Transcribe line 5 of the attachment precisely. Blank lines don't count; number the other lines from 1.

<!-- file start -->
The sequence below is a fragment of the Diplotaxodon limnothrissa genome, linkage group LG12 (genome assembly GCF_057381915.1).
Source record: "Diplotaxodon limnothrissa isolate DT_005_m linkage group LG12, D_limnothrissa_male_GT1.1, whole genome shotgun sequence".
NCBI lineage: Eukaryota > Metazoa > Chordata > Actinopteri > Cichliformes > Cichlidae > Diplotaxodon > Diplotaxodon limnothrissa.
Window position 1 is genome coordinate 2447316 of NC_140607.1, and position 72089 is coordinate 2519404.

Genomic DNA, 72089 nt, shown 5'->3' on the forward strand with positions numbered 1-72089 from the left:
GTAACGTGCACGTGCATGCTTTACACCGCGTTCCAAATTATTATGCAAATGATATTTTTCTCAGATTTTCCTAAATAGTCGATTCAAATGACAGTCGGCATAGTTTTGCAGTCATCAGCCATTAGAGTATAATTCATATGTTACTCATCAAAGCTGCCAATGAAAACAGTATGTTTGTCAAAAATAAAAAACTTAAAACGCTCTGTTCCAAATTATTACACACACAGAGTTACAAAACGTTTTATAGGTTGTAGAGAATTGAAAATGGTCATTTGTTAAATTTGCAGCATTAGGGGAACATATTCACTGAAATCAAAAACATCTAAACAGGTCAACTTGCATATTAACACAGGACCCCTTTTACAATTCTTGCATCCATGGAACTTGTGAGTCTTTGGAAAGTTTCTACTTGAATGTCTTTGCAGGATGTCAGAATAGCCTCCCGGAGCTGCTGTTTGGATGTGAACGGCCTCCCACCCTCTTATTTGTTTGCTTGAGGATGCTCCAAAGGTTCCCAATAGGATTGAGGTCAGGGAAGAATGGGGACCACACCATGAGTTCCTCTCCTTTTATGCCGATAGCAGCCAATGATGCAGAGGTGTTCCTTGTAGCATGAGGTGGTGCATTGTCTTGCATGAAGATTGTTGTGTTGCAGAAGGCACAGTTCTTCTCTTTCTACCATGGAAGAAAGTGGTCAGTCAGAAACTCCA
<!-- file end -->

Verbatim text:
Genomic DNA, 72089 nt, shown 5'->3' on the forward strand with positions numbered 1-72089 from the left: